Ellen Roseman: Visa, MasterCard debit card plan will have considerable fallout
- October 21, 2009 9:06 AM |
- By Ellen Roseman
Money Talks is a daily business column from CBC radio.
Ellen Roseman is a business writer at the Toronto Star.
(Listen to the original audio of this column.)
As do many Canadians, I have an upgraded credit card, a snazzy black Infinite Visa. While I don’t pay extra charges to use it, the retailers pay more when they accept my card for a purchase.
This has happened in the last few years without much attention. The banks used a sneaky marketing tactic, called negative option, to send out the upgraded cards. Unless you said you didn’t want one within a short time period, you received one in the mail.
Consumer outcry was limited, but Canada’s retailers are fuming. They already pay about 1.5 per cent of the purchase price for basic credit cards - and now have to pay more to accept upgraded credit cards. They warn this will result in higher prices for customers.
But there’s another issue lurking behind the scenes that is making retailers alarmed. It has to do with debit cards, which are enormously popular as a payment system.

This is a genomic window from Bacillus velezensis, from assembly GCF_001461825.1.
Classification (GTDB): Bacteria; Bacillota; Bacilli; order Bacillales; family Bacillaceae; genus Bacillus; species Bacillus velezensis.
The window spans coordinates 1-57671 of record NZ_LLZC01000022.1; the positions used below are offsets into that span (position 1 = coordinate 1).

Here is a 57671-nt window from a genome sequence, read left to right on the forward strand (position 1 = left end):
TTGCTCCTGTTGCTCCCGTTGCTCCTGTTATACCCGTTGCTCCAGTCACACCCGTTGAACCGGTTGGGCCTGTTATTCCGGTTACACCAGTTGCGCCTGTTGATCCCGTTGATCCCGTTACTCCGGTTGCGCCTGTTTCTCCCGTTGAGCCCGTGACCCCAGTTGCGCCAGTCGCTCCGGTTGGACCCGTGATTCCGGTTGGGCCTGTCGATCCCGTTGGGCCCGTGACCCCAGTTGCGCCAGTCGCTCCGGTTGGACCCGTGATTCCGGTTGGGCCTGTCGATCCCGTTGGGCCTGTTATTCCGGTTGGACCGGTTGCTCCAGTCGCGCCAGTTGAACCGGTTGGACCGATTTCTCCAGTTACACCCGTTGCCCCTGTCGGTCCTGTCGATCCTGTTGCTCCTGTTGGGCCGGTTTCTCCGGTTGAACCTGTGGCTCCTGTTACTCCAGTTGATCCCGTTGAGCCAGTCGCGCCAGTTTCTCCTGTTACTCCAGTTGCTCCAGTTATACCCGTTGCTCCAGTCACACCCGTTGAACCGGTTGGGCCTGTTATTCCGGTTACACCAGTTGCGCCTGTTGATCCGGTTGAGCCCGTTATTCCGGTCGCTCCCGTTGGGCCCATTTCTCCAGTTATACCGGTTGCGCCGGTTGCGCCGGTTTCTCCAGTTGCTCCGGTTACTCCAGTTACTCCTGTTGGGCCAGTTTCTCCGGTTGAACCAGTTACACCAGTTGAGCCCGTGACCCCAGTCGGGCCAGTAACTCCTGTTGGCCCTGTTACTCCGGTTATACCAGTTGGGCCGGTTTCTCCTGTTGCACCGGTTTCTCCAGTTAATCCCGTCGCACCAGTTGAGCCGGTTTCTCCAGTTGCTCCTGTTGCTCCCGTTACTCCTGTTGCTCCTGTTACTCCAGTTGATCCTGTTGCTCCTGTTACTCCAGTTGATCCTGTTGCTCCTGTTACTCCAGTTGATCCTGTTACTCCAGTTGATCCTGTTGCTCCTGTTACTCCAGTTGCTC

Interac, a nonprofit group of 64 financial institutions, dominates the Canadian market for processing debit card transactions. It charges a flat fee (about 6 cents a transaction), which keeps costs low for merchants.
Soon, however, Visa and MasterCard plan to introduce dual purpose cards that have both debit and credit functions. They would charge a percentage fee, as for credit cards, and would offer reward points as an incentive for consumers to adopt the new cards.
What would happen to Interac? Visa would allow consumers to choose whether their debit card transaction runs over Interac or its own network, while MasterCard would insist that a debit card transaction be routed over its own network.
What would consumers do if forced to choose at the point of sale? I imagine most would opt for reward points, while merchants would face higher fees to pay for those perks.
Here’s a point to remember. Interac’s nonprofit structure arose from a 1996 decision by the federal competition tribunal, aimed at ensuring the widest possible access to the debit network. It wanted to ensure that financial institutions had no incentive to restrict access.
Here’s what I’d say to the federal finance minister. What’s the hurry? I know you want to launch a set of credit card reforms by early next year.
First, let’s have a full discussion on the pros and cons of allowing Visa and MasterCard into the debit card field. Let’s ask them to hold off introducing dual-purpose cards until Canadians understand the tradeoffs involved.
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